Any state action that makes it easier to belong to the drug culture cannot but send a message that is at odds with the deadly danger there. Many claim irrefutable evidence of a net benefit in harm-reduction initiatives, but none of their studies have considered the softening of public attitude pointed out by The Sun.

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9 CN ON: Edu: Students Weigh In On Minimum Age For MarijuanaThu, 09 Feb 2017
Source:Charlatan, The (CN ON Edu) Author:Macfarlane, Sarah Area:Ontario Lines:127 Added:02/10/2017

Carleton students shared their opinions on upcoming pot regulations, Sarah Macfarlane wrote.

The federal government is on track to legalize marijuana later this year, which has some people debating the minimum age one should be able to use and possess the drug legally.

A task force appointed by the government to investigate cannabis legalization released a list of recommendations from its final report in December, suggesting that cannabis should only be sold to people who are 18 or older.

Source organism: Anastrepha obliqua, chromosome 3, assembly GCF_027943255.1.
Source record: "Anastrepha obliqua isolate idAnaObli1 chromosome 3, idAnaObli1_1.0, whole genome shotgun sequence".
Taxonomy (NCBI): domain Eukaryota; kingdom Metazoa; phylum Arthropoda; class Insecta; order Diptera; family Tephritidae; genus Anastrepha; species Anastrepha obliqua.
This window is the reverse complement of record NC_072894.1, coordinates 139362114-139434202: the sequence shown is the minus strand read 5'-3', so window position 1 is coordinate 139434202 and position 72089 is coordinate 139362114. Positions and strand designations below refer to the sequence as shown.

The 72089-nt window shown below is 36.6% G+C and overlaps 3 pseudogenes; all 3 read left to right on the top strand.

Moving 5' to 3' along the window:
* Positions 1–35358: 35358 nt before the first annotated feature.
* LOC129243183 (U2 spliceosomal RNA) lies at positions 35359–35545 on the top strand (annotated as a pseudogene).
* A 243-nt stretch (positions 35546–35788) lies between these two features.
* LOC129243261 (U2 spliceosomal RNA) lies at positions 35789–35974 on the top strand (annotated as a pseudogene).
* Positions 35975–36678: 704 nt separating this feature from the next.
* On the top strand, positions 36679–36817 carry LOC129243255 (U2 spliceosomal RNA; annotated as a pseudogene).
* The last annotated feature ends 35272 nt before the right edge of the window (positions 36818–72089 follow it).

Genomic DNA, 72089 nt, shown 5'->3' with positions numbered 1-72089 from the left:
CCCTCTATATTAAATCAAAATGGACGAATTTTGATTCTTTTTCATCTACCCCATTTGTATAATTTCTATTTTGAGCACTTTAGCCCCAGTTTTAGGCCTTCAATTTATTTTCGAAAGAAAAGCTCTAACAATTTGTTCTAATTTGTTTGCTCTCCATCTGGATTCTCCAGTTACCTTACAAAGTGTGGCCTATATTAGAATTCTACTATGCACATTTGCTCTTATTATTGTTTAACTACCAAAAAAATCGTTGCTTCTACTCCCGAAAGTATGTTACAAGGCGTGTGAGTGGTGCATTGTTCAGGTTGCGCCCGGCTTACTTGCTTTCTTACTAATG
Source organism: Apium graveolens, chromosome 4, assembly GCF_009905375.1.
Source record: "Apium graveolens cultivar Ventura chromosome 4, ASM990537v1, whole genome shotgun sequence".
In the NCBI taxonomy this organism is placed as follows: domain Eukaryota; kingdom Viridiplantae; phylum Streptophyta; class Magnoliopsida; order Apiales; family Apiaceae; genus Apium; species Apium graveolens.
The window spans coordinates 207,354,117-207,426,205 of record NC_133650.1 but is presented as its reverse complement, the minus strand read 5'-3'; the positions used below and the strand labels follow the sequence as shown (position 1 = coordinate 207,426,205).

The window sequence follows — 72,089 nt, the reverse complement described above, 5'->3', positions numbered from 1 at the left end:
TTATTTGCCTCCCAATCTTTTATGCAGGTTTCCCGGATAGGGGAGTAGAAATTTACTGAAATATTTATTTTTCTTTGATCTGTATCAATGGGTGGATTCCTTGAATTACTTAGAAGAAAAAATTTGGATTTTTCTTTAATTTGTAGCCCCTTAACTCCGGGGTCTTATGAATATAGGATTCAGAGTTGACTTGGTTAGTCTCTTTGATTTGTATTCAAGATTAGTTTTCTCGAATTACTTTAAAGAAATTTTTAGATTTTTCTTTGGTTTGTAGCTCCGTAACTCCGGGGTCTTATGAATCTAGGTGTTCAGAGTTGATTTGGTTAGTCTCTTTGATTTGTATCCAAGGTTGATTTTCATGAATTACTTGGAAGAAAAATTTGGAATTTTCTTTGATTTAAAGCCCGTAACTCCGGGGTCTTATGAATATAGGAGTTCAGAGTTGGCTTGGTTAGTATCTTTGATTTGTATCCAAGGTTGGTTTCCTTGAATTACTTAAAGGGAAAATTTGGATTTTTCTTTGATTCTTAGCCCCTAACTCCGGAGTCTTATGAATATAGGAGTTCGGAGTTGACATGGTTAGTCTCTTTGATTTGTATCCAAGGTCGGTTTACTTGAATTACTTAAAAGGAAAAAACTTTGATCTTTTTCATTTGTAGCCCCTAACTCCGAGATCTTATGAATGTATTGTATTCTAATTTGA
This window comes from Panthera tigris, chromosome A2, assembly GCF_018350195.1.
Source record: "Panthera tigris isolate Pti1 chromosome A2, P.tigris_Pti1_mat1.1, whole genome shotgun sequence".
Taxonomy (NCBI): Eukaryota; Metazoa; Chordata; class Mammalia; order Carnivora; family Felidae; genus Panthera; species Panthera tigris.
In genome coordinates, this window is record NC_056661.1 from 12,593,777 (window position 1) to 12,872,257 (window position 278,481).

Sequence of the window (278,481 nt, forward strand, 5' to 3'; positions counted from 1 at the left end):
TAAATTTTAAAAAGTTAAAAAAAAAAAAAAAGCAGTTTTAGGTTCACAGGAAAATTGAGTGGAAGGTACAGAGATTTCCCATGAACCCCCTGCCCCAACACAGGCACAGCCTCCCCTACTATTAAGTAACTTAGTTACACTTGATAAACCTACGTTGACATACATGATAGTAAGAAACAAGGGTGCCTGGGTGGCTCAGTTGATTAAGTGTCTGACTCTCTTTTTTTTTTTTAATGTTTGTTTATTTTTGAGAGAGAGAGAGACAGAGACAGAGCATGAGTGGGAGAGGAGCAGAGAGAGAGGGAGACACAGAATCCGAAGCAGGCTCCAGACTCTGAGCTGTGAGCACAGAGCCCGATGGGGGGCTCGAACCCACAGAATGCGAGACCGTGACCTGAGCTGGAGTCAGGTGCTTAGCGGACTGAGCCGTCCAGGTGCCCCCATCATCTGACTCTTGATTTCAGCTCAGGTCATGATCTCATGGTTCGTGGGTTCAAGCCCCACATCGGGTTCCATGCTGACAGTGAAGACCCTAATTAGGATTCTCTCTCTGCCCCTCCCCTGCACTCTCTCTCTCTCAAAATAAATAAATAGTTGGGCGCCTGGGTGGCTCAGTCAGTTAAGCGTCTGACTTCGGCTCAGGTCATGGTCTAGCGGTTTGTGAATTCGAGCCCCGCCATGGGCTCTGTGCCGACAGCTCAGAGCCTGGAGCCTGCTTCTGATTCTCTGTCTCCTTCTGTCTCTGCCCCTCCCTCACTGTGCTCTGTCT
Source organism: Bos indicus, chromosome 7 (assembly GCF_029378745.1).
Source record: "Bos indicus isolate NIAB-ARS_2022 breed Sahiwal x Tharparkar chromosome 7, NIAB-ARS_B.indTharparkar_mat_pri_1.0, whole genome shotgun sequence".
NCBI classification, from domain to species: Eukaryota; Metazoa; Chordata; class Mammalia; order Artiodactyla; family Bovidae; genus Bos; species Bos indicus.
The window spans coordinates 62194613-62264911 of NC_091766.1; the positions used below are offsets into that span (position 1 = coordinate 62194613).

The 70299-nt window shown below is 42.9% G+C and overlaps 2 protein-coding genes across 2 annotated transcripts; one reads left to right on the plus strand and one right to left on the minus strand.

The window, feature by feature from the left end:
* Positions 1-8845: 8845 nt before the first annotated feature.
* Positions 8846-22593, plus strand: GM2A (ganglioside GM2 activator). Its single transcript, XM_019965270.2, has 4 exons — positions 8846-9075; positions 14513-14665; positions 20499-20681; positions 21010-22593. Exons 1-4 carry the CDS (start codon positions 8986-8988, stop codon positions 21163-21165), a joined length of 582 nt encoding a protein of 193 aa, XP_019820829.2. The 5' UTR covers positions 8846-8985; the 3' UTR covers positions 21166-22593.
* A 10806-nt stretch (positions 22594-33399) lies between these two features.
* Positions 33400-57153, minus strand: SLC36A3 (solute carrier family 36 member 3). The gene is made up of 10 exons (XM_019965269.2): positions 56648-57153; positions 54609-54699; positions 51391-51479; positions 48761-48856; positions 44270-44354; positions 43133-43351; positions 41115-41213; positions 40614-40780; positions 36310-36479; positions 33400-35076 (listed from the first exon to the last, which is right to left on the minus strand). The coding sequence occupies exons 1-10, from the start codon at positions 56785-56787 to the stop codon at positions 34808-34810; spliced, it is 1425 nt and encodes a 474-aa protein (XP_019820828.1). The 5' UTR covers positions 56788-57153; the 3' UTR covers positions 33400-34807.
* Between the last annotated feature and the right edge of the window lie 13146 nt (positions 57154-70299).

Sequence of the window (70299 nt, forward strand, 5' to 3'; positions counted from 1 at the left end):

While some believe the drug is comparable to alcohol and should be given similar rules, others are concerned about the effects of marijuana on the brains of users under the age of 25.

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10 CN BC: The Children Left BehindSat, 04 Feb 2017
Source:Globe and Mail (Canada) Author:Stueck, Wendy Area:British Columbia Lines:193 Added:02/09/2017

As the province's opioid crisis continues, family, friends or foster care can step in for missing parents

When Mary Purdy died of a suspected fentanyl overdose on January 17, she became another victim of an opioid crisis that killed more than 900 people in British Columbia last year and has made fentanyl a household word.

She also left behind two young children, underscoring the multi-generational impact of the overdose epidemic and raising questions about what more could be done to prevent people from turning to illicit drugs and to help them if they get hooked.

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11 CN AB: Researchers To Study Treating Epileptic Children With CannabisThu, 02 Feb 2017